Over nine in ten (91% - 96%) consumers in each market are ‘very satisfied’ or ‘satisfied’ with their overall service. Dissatisfaction levels stand at between 7% and 11% across markets, highest in the fixed broadband market. Dissatisfaction with value for money is highest for stand-alone fixed broadband purchasers (13%) and lowest for stand-alone mobile purchasers (8%).

Three-quarters of broadband customers are satisfied with the speeds they are getting while online. Dissatisfaction was highest among the more engaged segments, and stood at 26% among ‘engaged’ fixed broadband customers and at 19% among those classified as ‘interested’.

Just under nine in ten (87%) adults are satisfied with the postal service overall. Those aged over 75 were the most likely to state they were satisfied with the postal service (91%). Two-thirds of postal users are satisfied with the value for money provided by the postal service.

The internet continues to dominate as the main source of trusted information. The ‘internet in general’ was by far the most often-cited source of accurate information for finding out about providers offering bundles (72%); broadband speeds, prices and providers (70%); ways of receiving multi-channel TV, packages and providers (63%); fixed-line providers, price plans and packages (58%); and mobile handsets, price plans, tariffs and providers (58%).

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Broadband customers are the most likely to say they have had a reason to complain (12%), followed by mobile (7%), and fixed-line (6%) customers.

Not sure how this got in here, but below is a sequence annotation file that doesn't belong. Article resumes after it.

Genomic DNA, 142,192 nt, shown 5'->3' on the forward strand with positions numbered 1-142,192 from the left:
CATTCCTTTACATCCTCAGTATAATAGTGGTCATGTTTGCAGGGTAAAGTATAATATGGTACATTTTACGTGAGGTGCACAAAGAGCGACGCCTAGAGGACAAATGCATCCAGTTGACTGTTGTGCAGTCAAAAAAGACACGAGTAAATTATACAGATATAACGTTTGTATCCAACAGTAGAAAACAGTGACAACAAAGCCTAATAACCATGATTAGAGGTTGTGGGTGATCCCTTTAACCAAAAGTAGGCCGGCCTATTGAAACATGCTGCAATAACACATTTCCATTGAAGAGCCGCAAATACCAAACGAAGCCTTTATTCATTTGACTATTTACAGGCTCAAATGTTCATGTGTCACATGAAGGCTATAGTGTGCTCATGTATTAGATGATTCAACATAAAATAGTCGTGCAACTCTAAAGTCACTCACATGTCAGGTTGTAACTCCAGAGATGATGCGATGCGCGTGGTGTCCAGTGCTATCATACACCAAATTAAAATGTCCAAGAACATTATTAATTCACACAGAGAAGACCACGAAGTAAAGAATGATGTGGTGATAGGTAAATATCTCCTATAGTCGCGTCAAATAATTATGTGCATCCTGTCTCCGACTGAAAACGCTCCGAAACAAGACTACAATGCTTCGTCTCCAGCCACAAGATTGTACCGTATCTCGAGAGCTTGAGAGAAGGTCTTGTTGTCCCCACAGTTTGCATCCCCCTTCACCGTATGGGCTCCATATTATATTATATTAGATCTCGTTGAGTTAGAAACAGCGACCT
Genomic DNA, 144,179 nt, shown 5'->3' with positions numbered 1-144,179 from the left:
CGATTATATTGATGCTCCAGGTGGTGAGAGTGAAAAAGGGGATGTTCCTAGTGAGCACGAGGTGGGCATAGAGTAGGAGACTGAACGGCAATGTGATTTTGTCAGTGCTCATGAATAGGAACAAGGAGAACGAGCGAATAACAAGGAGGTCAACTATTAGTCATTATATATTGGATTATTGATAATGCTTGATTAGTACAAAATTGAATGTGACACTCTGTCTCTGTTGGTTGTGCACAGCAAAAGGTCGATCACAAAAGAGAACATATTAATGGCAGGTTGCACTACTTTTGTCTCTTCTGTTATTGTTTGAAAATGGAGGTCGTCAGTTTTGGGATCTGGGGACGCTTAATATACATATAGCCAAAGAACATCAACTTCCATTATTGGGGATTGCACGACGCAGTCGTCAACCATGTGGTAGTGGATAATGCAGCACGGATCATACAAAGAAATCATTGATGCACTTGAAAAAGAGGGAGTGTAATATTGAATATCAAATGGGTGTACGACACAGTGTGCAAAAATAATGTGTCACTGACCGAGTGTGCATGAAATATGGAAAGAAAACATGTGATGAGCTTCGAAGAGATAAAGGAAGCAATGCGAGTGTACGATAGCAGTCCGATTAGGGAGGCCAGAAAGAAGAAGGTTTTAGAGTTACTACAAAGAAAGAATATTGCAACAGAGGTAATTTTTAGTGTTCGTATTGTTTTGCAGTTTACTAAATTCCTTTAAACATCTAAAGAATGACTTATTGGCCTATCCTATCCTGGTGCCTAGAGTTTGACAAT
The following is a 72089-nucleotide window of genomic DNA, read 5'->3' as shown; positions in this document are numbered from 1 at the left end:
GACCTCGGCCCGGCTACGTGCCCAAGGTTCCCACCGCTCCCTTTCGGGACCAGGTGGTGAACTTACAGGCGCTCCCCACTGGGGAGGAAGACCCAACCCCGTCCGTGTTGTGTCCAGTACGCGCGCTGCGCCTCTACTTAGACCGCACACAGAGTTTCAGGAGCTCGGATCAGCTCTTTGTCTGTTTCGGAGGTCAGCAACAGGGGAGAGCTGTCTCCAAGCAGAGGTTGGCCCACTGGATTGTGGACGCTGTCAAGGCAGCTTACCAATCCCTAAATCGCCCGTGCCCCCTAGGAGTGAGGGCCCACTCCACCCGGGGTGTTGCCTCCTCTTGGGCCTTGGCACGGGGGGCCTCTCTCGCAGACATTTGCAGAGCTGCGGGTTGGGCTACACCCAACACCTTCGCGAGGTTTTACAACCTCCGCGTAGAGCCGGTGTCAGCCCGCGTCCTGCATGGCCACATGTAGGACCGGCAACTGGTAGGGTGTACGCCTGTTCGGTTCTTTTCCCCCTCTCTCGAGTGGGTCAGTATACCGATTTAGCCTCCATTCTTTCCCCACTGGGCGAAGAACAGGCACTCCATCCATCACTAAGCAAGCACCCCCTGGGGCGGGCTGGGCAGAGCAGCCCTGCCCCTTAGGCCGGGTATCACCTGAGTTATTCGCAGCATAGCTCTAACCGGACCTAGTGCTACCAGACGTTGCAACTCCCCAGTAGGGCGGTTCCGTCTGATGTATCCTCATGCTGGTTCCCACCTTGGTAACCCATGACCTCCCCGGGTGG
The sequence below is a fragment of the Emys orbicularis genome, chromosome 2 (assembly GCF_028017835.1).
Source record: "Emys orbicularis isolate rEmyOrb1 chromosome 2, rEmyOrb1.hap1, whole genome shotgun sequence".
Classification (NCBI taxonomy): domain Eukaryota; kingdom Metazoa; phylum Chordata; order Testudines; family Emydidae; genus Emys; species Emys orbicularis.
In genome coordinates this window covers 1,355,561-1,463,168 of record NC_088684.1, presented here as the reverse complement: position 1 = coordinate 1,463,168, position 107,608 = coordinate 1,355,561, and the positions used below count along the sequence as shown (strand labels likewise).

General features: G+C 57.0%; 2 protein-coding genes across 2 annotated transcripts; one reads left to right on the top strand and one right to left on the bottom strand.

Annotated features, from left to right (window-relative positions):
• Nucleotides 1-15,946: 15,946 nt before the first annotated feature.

One in ten (10%) adults reported that they had reason to complain about Royal Mail’s service in 2014. The most common cause of complaint was mis-delivered mail and in 2014 6% of adults said they actually complained.

Telecoms continues to dominate complaints received by Ofcom. The level of telecoms complaints between September 2013 and October 2014 generally fluctuated at between 6000 and 7000 per month, although some months were exceptions. This compares to about 1500 complaints about broadcasting standards and around 25 per month relating to postal services.

Complaints about fixed-line mis-selling have decreased significantly since a peak of around 1,200 in April 2005. From early 2011 complaints about fixed-line mis-selling remained below 600 a month, and have steadily declined since then to a low of 261 in December 2014.

Mobile mis-selling complaints have decreased over the past seven years, from a high of 756 in January 2008, to 204 in January 2009. There has been a continuation of this decline since 2009 and in the past 12 months they have fallen from a peak of 180 complaints a month in October 2013 to 101 in August 2014.

There are indications of a further decline in the incidence of unexpectedly high bills (UHBs) for mobile. Five per cent of mobile contract customers said they had experienced bill shock in 2014. This indicates a continued decline from 8% reported in 2013 and 10% reported in 2012.

The mean average amount of bill shock in the total mobile market was £36 (£37 for mobile contract), which is £10 less than reported in 2012. Almost a quarter (24%) of those who experienced mobile phone bill shock indicated that it was between £11 and £20 more than their usual bill.

Consumers who purchase their fixed-line as a single service are more likely than customers in other communications markets to receive only a paper bill. Forty-four per cent of consumers who purchase a stand-alone fixed-line service receive only a paper bill. This compares to the other communications markets, in which receipt of paper bills ranges between 18% (bundles of services) and 11% among mobile contract customers.